The IEU Slow Fashion Lab embraces the term sustainability, which encompasses many concepts that are sometimes difficult to understand and apply. Ethical, responsible, eco, circular, sustainable and innovative are just a few terms connected to this Lab. The Slow Fashion Lab, pioneer at IE University, is born with the purpose of making these concepts easy to understand and to apply for the students with practical and inspiring training in the fashion industry. Enrolling in this Lab, students will have the chance to meet professionals, entrepreneurs, fashion business staff, marketing experts, communication managers, designers, etc., completing and enhancing the values and the positive impacts of their future career aligned with sustainability, whether or not related to the fashion industry.
Develop clear criteria around sustainability in the fashion sector.
Learn the fashion industry gears from the concept to the shop. In each step students will understand how a fashion company works.
Analyze the fashion industry strengths and weaknesses under the sustainability criteria glasses, as well as the evolution of innovation.
Teaming to make synergies and define concept proposals to a real fashion company which may include mapping, conceptual ideas, prototyping…
Design Thinking methodology to solve real current challenges.
Define a slow fashion product for a specific sector of the market (e.g. millennial): composition, colors, accessories, communication and the intangible values associated with the slow fashion movement.
Work around design, manufacturing, retail, marketing and customer perception with the aim to check new potential business models which include circular economy criteria.
Pepe Jeans: a Spanish fashion distribution group with almost 50 years of experience in the market, an annual net profit of approximately 12 million euros, and a wide portfolio of brands sold in Spain and Europe: Pepe Jeans, Hackett, Façonnable, Tommy Hilfiger, Calvin Klein and Norton. With them you will discover how a real fashion company works and how a sustainable product can be produced and communicated to consumers.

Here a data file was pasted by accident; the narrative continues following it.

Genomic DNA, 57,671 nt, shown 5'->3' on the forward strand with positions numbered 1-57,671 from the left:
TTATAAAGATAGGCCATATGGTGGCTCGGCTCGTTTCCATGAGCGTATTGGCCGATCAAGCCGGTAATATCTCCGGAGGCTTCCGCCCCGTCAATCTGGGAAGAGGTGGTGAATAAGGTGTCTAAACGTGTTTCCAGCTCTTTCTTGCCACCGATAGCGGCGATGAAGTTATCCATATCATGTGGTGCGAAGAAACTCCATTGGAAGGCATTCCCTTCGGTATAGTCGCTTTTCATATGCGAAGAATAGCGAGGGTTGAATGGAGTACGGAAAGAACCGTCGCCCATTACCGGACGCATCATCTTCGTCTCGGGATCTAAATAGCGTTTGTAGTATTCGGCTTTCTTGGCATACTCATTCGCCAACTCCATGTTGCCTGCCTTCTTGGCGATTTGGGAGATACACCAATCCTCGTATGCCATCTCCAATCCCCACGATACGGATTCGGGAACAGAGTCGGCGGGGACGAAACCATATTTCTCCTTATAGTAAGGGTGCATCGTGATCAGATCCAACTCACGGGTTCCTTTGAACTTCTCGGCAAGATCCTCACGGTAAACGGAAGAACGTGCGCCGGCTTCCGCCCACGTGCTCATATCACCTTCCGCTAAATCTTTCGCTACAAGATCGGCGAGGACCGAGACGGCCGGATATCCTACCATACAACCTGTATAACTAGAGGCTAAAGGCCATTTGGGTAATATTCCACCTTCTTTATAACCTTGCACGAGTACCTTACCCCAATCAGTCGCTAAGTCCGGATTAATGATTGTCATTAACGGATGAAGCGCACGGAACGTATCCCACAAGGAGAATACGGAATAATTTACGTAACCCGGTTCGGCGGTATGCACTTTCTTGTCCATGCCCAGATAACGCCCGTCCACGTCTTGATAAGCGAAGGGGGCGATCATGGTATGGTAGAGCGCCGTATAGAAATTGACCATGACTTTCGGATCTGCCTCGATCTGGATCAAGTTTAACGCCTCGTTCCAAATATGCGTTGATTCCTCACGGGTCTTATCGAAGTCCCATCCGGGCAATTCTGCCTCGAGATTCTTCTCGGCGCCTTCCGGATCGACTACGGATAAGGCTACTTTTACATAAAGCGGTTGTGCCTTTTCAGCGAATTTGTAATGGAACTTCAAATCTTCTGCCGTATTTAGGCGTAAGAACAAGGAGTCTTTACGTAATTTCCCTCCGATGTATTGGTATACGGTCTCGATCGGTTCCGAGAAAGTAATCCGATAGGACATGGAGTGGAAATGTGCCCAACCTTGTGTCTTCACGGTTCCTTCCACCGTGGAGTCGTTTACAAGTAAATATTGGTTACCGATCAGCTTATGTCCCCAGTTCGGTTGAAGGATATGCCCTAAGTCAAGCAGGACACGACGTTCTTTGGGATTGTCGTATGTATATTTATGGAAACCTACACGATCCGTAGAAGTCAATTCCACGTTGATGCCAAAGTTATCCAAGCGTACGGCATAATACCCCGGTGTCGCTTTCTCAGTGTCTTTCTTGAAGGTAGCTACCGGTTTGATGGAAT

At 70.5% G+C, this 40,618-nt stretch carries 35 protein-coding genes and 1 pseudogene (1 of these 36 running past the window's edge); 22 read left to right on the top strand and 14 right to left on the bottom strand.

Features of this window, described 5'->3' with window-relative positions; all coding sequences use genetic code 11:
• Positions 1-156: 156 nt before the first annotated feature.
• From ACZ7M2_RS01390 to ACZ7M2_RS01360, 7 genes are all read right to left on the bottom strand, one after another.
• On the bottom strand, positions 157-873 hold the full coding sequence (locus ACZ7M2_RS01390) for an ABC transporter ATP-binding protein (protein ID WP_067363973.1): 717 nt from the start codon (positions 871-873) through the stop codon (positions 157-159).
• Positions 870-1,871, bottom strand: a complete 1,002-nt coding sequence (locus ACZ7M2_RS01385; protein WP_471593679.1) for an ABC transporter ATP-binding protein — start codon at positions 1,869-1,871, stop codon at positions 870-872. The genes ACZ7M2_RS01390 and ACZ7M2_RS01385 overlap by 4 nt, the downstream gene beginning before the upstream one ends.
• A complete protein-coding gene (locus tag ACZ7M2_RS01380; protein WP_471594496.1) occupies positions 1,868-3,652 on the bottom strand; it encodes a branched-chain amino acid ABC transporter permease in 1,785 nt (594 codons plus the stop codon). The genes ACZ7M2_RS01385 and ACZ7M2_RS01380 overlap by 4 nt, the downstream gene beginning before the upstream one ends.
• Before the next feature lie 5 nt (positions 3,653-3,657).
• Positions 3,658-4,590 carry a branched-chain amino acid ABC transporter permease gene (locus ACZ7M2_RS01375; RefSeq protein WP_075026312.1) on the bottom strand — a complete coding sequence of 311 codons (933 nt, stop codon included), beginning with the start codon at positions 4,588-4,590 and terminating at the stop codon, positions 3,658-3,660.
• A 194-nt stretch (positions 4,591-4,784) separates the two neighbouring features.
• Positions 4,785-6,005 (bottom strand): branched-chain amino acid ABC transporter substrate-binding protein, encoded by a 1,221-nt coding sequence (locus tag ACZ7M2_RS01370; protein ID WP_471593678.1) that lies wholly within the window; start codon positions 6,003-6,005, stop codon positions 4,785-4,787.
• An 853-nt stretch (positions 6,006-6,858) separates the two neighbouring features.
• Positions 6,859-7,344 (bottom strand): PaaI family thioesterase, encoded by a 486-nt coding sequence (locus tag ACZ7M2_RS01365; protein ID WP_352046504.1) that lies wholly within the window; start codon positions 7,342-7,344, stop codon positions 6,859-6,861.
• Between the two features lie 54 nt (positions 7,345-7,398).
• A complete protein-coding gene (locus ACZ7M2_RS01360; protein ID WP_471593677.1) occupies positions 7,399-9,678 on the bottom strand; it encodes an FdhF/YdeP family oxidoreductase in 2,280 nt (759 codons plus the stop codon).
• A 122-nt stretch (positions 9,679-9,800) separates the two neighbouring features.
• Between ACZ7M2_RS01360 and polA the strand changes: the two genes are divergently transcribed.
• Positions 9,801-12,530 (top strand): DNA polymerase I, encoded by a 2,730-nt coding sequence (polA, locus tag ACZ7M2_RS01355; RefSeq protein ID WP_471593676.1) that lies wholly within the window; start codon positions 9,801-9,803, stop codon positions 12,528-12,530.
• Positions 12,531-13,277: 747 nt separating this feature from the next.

Carry out a market study to determine a reasonable in-store price for fashion-conscious jeans and to bring all denim production from Asia to near Europe.
Provide potentially affordable and applicable proposals to the brand around re-sale; second hand; repairability; recycling and other alternatives to their global stores as well as to their old collections.
Gema Gómez is the current Director of Slow Fashion Next, Co-Founder of B2Fabric and National Co-Coordinator of Fashion Revolution. Gema has been a fashion designer for almost 20 years, 6 in Paris in a Trends Institute, Peclers Paris, and then in two big companies in Madrid. With her current company, she has given training and conferences in institutions such as the EOI in Spain or the European Center for Innovative Textiles (CETI) in France, as well as in Mexico for the Secretariat of Sustainable Development, and other countries such as Costa Rica, Brazil, Colombia, Chile and Beirut. She also follows closely the evolution of sustainable fashion by regularly visiting salons, such as the former Ethical Fashion Show (its new name is Neonyt) in Berlin, Smart Creation in Premiere visión, and Sustainable Angle in London.
Manuel Quirós is an Associate Professor at IE School of Architecture & Design and Director of the pioneering Slow Fashion Lab at IE. He also teaches at the ESIC, University of Navarra, and in the Sustainable Development Master of the Unesco Chair of the UPV / EHU in the innovative subject of Biomimicry and Systemic Thought. He lectures in numerous forums and has been invited to COP 25 or UN_Habitat, among others. With more than 130 publications, he is also a co-founder of the Biomimicry Iberia Association and the International Network for Biomimicry Studies, the latter deeply linked to the Amazon and its indigenous communities. He is a consultant in this discipline and his blog is the only one to date written in Spanish (natureinspireus.wordpress.com). Since 2013, he has collaborated as editor of the award-winning Zygote Quarterly Journal.
Throughout his professional career, he has focused on studying how the lessons of nature, strategic, innovative, and regenerative by definition, can be applied to any human sector, from design to business.